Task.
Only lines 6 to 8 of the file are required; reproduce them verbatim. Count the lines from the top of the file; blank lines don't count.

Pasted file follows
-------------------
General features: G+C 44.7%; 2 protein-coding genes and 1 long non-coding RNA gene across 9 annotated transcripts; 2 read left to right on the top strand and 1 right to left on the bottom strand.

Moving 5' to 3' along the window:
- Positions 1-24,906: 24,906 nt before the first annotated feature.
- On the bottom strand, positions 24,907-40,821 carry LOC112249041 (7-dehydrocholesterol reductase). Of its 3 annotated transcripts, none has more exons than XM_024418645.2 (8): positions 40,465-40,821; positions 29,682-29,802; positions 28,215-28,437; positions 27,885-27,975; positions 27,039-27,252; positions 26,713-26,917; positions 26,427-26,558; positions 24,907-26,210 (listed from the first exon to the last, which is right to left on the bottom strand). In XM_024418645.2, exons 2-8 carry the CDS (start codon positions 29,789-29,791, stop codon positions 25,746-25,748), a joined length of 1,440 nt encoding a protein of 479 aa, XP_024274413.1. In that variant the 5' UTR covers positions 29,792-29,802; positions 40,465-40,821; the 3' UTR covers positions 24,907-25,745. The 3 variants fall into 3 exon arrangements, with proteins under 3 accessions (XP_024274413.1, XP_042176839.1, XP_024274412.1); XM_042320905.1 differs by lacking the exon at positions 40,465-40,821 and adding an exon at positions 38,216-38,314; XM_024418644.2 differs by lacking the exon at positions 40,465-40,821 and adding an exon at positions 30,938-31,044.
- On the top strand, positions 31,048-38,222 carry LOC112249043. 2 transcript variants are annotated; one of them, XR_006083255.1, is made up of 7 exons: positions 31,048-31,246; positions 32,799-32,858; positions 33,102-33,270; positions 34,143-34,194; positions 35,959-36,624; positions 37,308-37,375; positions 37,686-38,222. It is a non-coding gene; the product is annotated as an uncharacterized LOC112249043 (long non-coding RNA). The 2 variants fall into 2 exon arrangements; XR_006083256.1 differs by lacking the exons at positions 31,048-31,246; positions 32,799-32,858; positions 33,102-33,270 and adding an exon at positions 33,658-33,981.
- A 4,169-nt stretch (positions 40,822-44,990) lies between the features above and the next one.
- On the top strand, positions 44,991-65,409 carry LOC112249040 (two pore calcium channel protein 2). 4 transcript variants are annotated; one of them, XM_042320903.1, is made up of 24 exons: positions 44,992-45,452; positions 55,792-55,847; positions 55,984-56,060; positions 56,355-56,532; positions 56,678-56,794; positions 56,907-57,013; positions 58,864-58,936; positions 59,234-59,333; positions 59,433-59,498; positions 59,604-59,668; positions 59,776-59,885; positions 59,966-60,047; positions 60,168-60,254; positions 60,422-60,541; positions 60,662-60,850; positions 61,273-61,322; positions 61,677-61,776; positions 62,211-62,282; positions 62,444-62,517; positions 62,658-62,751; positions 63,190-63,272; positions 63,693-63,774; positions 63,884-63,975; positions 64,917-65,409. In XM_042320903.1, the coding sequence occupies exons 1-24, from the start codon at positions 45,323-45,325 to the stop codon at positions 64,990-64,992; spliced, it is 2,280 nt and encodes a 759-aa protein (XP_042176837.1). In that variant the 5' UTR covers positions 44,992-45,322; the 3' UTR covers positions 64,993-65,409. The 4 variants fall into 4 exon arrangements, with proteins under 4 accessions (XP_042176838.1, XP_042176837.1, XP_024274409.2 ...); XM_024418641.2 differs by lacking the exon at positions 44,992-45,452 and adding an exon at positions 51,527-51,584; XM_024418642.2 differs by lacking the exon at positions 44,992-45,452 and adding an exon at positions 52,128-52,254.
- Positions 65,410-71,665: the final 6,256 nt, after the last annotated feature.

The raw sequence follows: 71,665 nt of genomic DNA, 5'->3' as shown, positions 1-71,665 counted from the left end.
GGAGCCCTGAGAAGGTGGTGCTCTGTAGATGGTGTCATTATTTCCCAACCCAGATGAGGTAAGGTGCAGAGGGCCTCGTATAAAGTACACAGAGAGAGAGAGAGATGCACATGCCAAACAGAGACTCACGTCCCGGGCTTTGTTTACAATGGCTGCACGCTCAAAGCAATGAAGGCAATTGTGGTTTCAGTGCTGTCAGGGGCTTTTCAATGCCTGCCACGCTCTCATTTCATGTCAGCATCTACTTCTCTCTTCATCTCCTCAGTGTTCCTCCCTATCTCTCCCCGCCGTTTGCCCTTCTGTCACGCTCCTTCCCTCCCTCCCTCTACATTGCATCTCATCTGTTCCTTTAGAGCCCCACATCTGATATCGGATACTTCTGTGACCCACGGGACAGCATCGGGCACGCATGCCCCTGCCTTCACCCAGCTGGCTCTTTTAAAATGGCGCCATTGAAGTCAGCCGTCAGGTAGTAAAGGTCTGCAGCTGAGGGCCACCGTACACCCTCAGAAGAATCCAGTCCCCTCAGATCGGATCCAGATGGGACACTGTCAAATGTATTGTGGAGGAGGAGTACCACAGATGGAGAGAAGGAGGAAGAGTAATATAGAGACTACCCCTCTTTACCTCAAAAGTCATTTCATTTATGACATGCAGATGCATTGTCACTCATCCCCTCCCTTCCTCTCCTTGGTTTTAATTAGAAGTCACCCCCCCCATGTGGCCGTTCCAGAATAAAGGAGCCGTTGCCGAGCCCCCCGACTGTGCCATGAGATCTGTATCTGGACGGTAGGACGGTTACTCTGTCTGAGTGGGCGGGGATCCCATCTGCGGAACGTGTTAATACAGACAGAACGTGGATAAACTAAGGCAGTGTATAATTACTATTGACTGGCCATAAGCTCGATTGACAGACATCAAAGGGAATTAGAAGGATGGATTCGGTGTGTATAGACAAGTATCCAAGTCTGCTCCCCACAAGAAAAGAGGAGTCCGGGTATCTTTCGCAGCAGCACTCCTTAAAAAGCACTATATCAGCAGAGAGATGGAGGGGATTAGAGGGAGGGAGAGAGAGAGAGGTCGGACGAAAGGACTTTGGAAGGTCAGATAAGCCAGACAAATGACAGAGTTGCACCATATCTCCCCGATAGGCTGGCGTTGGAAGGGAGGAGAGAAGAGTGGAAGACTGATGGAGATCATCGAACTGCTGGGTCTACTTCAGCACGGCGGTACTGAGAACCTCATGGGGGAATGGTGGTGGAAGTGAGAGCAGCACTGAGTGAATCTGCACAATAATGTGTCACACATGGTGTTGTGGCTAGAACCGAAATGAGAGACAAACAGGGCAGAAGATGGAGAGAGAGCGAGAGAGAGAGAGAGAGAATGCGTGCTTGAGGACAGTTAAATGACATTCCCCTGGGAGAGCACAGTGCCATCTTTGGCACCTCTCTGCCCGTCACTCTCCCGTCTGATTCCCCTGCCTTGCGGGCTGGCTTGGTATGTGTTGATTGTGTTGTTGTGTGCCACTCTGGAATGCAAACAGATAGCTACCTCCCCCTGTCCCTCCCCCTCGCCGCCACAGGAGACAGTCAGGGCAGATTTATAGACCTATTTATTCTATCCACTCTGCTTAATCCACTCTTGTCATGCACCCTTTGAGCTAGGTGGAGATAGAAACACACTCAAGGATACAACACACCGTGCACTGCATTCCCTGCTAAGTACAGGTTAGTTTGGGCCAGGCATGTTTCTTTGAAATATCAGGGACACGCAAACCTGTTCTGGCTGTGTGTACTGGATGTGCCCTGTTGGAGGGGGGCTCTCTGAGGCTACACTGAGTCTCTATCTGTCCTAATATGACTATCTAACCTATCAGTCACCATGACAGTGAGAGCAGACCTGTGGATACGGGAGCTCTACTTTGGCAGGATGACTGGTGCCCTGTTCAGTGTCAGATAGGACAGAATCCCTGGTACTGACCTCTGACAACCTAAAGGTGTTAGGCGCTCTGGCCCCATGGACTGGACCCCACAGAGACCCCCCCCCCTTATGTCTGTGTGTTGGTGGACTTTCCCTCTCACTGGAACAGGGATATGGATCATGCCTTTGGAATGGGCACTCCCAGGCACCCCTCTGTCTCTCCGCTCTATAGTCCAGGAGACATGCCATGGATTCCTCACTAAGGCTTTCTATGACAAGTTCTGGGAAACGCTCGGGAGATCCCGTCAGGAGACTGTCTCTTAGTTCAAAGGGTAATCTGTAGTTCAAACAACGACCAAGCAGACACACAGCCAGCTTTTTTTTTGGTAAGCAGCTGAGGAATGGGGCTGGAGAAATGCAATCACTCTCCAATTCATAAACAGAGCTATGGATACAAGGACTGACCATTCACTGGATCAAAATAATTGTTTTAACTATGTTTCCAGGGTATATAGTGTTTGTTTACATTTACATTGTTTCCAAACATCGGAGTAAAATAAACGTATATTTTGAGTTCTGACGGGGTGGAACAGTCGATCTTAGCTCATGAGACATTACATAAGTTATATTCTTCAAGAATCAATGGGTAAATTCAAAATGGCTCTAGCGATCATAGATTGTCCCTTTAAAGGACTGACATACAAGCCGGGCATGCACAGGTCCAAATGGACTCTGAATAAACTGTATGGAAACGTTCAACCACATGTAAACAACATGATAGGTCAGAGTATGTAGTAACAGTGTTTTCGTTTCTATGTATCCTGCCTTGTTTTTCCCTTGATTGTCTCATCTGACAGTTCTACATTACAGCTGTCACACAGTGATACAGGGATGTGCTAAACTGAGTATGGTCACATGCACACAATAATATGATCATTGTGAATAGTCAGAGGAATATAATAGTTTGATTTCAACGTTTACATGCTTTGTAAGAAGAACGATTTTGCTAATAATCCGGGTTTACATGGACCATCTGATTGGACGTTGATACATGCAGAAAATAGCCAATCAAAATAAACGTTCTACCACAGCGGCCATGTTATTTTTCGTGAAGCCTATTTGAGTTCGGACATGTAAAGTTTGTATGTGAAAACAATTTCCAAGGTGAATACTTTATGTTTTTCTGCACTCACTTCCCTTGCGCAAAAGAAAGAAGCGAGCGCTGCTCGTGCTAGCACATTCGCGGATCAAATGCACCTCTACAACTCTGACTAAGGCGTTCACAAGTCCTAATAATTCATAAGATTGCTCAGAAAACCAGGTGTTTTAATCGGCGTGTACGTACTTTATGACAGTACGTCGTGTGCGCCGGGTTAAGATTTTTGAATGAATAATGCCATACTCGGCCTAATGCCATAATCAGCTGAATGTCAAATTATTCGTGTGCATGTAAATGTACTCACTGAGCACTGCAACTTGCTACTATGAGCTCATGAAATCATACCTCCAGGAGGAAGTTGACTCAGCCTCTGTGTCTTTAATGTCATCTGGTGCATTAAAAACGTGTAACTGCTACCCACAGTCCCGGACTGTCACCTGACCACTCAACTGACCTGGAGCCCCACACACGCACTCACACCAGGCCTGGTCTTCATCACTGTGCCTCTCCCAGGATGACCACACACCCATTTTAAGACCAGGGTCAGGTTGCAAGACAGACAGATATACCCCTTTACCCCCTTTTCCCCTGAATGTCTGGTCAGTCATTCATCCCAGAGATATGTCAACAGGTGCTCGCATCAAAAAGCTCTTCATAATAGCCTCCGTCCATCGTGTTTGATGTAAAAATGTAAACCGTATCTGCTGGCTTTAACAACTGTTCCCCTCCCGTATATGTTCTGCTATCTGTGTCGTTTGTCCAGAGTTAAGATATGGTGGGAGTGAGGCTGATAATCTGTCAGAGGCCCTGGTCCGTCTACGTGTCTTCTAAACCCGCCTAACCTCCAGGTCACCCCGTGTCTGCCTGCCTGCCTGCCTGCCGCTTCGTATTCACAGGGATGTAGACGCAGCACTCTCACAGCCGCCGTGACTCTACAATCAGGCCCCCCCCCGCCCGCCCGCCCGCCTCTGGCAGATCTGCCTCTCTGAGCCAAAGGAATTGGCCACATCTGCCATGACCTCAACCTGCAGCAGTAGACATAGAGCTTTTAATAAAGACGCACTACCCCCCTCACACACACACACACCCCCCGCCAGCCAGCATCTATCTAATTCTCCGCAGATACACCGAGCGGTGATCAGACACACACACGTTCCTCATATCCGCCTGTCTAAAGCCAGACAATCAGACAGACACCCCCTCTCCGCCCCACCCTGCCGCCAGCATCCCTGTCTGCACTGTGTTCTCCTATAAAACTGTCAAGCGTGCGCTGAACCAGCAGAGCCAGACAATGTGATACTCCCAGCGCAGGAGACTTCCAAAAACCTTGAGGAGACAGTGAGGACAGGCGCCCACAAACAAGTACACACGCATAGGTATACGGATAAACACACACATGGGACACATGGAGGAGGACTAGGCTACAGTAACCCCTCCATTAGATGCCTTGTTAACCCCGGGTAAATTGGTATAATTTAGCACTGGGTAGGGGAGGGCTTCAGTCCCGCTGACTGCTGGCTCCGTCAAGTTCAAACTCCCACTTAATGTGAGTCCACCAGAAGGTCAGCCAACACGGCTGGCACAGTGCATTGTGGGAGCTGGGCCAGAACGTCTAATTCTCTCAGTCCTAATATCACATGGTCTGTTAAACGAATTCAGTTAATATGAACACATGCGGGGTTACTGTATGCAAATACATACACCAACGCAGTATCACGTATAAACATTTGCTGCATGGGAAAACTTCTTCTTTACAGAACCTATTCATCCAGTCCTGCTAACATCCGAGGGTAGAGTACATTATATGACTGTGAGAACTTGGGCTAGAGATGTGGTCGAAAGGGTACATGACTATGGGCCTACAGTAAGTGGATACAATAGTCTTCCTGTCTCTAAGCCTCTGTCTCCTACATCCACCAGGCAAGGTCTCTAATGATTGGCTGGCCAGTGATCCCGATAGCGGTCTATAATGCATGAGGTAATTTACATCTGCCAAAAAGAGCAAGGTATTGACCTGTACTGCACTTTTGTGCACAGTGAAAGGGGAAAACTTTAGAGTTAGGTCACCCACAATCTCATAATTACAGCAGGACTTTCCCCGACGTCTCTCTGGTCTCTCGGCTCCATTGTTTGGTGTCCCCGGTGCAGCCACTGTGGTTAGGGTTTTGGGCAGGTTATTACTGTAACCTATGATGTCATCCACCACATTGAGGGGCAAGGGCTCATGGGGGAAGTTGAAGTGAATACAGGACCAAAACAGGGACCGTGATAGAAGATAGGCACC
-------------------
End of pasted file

- A 4,169-nt stretch (positions 40,822-44,990) lies between the features above and the next one.
- On the top strand, positions 44,991-65,409 carry LOC112249040 (two pore calcium channel protein 2). 4 transcript variants are annotated; one of them, XM_042320903.1, is made up of 24 exons: positions 44,992-45,452; positions 55,792-55,847; positions 55,984-56,060; positions 56,355-56,532; positions 56,678-56,794; positions 56,907-57,013; positions 58,864-58,936; positions 59,234-59,333; positions 59,433-59,498; positions 59,604-59,668; positions 59,776-59,885; positions 59,966-60,047; positions 60,168-60,254; positions 60,422-60,541; positions 60,662-60,850; positions 61,273-61,322; positions 61,677-61,776; positions 62,211-62,282; positions 62,444-62,517; positions 62,658-62,751; positions 63,190-63,272; positions 63,693-63,774; positions 63,884-63,975; positions 64,917-65,409. In XM_042320903.1, the coding sequence occupies exons 1-24, from the start codon at positions 45,323-45,325 to the stop codon at positions 64,990-64,992; spliced, it is 2,280 nt and encodes a 759-aa protein (XP_042176837.1). In that variant the 5' UTR covers positions 44,992-45,322; the 3' UTR covers positions 64,993-65,409. The 4 variants fall into 4 exon arrangements, with proteins under 4 accessions (XP_042176838.1, XP_042176837.1, XP_024274409.2 ...); XM_024418641.2 differs by lacking the exon at positions 44,992-45,452 and adding an exon at positions 51,527-51,584; XM_024418642.2 differs by lacking the exon at positions 44,992-45,452 and adding an exon at positions 52,128-52,254.
- Positions 65,410-71,665: the final 6,256 nt, after the last annotated feature.